U.S. Sen. Bill Nelson got an earful Wednesday from school leaders, teachers, security officers, students, and parents in Orlando, all saying that they need help making schools safer — and for the most part, they need money.
In a roomful of educators and students who appeared to mostly share his Democratic views, Nelson was told the mental health concerns are more than just a problem with isolated troubled students, that teachers do not want to be armed, and that their real concern was eliminating the firepower that school shooters can obtain with assault weapons.
But for most of the school issues, the plea was for more funding. The audience appeared concerned that the package just provided by the Florida Legislature does not provide enough to cover the school safety and mental health counseling program mandates, that the increase in disposable money amounts to 47 cents per student, and that federal money is similarly slim.
“We passed legislation that will bring more federal funding for safer schools. But the end of the day isn’t it the problem of an assault rifle, and the purchasing of that rifle by someone who shouldn’t be getting it? That seems to be the problem,” Nelson concluded afterwards. “So it was a first step done by the Congress, but a tiny first step.”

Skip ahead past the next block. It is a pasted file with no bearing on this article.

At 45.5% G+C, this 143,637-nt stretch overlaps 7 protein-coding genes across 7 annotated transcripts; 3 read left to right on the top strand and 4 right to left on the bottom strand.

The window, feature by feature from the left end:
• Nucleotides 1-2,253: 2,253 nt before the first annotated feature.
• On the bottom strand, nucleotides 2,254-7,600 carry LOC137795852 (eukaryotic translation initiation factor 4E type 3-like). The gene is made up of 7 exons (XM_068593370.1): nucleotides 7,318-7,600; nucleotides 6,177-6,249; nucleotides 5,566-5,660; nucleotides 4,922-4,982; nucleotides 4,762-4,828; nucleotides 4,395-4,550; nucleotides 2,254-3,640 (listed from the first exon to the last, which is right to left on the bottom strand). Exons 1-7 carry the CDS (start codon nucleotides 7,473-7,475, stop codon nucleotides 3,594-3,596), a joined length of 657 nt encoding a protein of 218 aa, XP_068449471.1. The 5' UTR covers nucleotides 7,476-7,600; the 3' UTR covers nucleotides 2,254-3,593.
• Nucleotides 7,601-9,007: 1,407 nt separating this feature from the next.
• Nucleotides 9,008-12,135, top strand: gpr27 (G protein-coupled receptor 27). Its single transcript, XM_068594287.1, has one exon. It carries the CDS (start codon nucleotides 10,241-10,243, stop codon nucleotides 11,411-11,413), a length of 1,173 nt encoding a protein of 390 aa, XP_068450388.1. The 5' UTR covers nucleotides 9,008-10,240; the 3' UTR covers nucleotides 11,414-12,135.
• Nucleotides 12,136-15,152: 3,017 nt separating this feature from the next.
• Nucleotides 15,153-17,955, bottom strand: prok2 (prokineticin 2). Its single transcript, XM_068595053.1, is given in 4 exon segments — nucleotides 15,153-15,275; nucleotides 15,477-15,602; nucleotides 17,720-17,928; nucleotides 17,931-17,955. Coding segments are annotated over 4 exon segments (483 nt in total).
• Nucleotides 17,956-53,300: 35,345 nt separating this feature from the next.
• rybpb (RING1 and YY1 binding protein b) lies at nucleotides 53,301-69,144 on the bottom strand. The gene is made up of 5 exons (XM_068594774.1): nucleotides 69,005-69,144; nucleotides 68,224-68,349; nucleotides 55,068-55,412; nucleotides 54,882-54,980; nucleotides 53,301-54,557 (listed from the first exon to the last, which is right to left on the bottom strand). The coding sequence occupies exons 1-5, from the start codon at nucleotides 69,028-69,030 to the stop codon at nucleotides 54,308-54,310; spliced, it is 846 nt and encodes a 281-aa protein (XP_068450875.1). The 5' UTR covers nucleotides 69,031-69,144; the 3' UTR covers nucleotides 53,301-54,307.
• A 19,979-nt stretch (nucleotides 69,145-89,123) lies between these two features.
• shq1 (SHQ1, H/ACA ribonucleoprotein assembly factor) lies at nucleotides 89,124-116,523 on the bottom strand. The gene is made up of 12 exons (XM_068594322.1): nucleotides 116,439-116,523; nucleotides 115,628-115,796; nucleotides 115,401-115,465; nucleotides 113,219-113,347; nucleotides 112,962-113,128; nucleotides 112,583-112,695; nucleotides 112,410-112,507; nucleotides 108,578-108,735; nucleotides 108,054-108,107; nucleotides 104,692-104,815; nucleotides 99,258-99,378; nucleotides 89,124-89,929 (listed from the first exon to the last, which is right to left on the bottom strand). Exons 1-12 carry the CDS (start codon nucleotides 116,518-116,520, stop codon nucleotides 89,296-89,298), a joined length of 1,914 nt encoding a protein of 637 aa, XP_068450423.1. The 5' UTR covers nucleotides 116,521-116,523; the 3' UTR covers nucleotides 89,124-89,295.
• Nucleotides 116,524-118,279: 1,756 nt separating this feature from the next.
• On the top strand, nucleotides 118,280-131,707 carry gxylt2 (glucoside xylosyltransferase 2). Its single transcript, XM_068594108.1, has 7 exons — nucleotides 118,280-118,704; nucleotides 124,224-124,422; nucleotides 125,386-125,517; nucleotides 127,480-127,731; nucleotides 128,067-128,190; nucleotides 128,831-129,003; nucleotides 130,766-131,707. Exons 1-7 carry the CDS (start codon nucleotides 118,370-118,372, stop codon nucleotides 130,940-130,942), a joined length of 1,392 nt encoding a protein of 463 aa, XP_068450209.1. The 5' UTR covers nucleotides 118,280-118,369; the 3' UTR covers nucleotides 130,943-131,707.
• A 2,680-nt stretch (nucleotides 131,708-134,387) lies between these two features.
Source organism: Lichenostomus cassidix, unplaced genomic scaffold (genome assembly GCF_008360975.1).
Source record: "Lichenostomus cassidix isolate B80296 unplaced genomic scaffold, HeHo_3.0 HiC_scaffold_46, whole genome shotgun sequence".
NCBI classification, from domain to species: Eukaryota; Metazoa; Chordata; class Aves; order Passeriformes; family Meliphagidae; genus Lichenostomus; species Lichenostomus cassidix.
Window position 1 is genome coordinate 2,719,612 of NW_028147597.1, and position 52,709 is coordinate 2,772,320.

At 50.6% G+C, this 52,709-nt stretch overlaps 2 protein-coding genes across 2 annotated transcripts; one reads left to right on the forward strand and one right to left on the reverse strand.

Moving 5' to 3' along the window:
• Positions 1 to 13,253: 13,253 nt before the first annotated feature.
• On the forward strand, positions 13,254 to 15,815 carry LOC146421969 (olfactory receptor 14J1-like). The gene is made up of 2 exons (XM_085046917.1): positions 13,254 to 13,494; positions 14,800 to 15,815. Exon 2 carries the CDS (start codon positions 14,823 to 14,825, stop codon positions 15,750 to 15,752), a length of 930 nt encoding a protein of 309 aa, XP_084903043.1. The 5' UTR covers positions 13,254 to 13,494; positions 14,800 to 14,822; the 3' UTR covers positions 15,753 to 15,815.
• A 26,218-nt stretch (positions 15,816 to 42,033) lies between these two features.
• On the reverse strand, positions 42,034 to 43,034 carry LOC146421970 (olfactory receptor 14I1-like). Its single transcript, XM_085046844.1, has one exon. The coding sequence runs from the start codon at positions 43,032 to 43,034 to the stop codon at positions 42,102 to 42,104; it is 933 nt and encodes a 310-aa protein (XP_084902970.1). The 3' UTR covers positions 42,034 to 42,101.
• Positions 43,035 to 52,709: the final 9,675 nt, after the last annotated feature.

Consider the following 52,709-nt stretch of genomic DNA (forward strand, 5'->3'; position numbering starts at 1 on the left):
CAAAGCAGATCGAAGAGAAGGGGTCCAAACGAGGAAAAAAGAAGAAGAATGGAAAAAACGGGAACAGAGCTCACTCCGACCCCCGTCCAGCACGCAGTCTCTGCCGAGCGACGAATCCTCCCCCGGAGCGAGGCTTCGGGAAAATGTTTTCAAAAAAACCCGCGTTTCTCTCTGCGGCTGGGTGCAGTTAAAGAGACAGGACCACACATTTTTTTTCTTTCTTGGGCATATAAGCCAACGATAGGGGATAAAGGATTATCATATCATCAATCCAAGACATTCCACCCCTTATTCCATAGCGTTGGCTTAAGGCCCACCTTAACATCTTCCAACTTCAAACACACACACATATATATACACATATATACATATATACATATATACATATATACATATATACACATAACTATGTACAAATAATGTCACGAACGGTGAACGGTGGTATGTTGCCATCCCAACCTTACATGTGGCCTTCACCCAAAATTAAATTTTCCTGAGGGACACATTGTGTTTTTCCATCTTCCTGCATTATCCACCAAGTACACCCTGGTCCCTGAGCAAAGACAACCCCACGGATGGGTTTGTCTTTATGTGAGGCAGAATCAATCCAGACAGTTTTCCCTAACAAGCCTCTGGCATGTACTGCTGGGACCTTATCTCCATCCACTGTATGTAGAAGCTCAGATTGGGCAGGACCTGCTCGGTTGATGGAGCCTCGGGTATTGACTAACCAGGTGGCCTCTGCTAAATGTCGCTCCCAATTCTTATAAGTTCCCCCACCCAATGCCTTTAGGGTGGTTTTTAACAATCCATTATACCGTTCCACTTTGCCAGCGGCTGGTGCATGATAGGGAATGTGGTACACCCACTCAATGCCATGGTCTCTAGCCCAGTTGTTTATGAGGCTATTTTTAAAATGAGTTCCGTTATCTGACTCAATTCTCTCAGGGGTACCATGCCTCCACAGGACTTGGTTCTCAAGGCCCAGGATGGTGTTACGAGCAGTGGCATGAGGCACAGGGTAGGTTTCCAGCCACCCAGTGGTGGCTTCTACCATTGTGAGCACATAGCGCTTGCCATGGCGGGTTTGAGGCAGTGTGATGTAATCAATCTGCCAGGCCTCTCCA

The issues of school safety, public schools quality, and state and federal funding all mixed together in comments and questions Wednesday. Orange County School Board Member Nancy Robbinson, teachers including former state Rep. Karen Castor Dentel, who is herself running for the school board this year and Democratic state Rep. Kamia Brown of Orlando, who sits on the Florida House Education Appropriations Subcommittee, all expressed less satisfaction with what is coming than concern for needs they are convinced are still are unmet.
That sentiment was echoed by principals, teachers, students and others.
Mental health counseling is getting new funding in schools, but students and teachers told Nelson they felt the situation is darker than just concerns over someone here or there who was a threat of imminent violence.
Kim Wilkes, a teacher at Winter Park High School, said mental health counseling programs are overwhelmed.
“We have it, and we still have a need that’s greater than the service can provide,” she said.
Catherine Cannon, a teacher at Ocoee High School, said she’s spoken to students a lot about the concerns in the past few weeks since the Marjory Stoneman Douglas High School massacre of Feb. 14. “What they keep repeating to me constantly is there is no emphasis on their social and emotional development. It’s all about their academic performance, and they are incredibly stressed out about it.”
If there were two issues that seemed to get widespread agreement, it was concern over the availability of assault weapons, and opposition to the arming of teachers. Nelson heard that from the school boards, from Capt. Rick Francis of the Seminole County Sheriff’s Office, who serves as a security officer, and from the administrators, teachers, and students.